• Implications: potential need for
        • incontestable charging
        • increased level of privacy
      • Relevant even in cellular networks?
    • 8. Incontestable charging
      • Required security service: unforgeability
      • Cannot be provided if symmetric key cryptography is used exclusively
        • hybrid methods may be used (e.g., based on hash chains)
      • Authorization protocol must support some notion of a "charging certificate"
        • used for local verification of subsequent authorization messages
      User Visited domain Home domain Charging certificate
    • 9. Enhanced privacy
      • Stronger levels or privacy
        • temporary id = home-domain, E(K, random bits| real-id )
        • using public key encryption
          • K is the public encryption key of the home-domain
        • using opaque tokens
          • K is a symmetric encryption key known only to the home-domain
          • tokens are opaque to the mobile user
          • user requires means of obtaining new tokens
        • no danger of loss of synchronization
      • Identity privacy without unlinkability is often not useful
        • static identities allow profiles to be built up over time
        • encryption of identity using a shared key is unsatisfactory: trades off performance vs. level of unlinkability
    • 10. Enhanced privacy (contd.)
      • Release information on a need-to-know basis: e.g., does the visited domain need to know the real identity?
        • typically, the visited domain cares about being paid
        • ground rule: stress authorization not authentication
        • require authentication only where necessary (e.g., home agent forwarding service in Mobile IP)
    • 11. An example protocol template Home, E(PK H , U, V, PK U, …) Sig U (...) User Visited Domain Home Domain E(PK H , U, V, PK U ,…), ... Sig H (PK U ...)
      • unforgeable registration request
      • real identity not revealed to the visited domain
    • 12. Implications
      • Public-key cryptography can provide effective solutions
        • increased message sizes: use of elliptic curve cryptography can help
        • lack of PKI: enhanced privacy solution does not require a full-fledged PKI, some sort of infrastructure is required for charging anyway
      • Are these problems serious enough?
        • trust assumption may not change so drastically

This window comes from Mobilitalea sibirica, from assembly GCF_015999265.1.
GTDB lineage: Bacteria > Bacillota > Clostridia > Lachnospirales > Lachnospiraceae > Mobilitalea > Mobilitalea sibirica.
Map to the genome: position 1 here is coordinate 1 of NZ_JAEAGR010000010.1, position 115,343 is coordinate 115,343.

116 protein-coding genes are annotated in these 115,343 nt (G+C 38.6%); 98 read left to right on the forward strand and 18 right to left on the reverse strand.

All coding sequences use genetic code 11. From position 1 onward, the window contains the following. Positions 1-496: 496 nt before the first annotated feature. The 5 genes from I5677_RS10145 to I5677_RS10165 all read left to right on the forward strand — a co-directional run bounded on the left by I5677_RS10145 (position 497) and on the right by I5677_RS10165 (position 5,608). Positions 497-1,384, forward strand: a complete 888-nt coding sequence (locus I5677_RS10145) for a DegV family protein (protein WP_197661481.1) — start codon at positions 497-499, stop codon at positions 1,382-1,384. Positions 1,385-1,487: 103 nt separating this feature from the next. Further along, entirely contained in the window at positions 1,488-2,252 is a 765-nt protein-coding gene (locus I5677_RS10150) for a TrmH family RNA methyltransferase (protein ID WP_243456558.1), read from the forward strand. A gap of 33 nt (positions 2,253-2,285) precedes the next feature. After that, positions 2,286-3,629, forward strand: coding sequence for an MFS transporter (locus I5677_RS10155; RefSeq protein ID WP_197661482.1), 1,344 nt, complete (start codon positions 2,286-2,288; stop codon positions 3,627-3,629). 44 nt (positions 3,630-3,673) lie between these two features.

• providing true privacy is hard: hiding identity information is irrelevant as long as some other linkable information is associated with the messages
        • try not to preclude future solution
          • e.g., don’t insist on authentication when it is not essential
        • provide hooks for future use
          • e.g., 16-bit length fields to ensure sufficient room in message formats
    • 13. Summary
      • Trust assumptions are different in the Internet
      • Enhanced levels of security services may be necessary
      • Public-key cryptography can provide effective solutions
      • Try not to preclude future provision of improved security services
    • 14. End of presentation
      • Additional slides follow
    • 15. Reducing number of messages K UV User Visited domain Home domain Initial shared key K UH auth UH , ... K UV K UV K UV auth UV , ... User Visited domain Home domain Initial shared key K UH auth UH, auth UV , ... auth UH , ... K UV K UV K UV  f (K UH , V, …) K UV  f (K UH , V, …) auth UH , ...
    • 16. Elliptic curve cryptosystems
      • Comparison between discrete log based systems of equivalent strength in different groups
        • DSA: system parameters = 2208 bits, public key = 1024 bits, private key = 160 bits, signature size = 320 bits
        • ECDSA: system parameters = 481 bits, public key = 161 bits, private key = 160 bits, signature size = 160 bits
      • Comparison between EC and RSA of "equivalent strength"
        • RSA: public key = 1088 bits, private key = 2048 bits, signature size = 1024 bits
      • (taken from Certicom's white papers)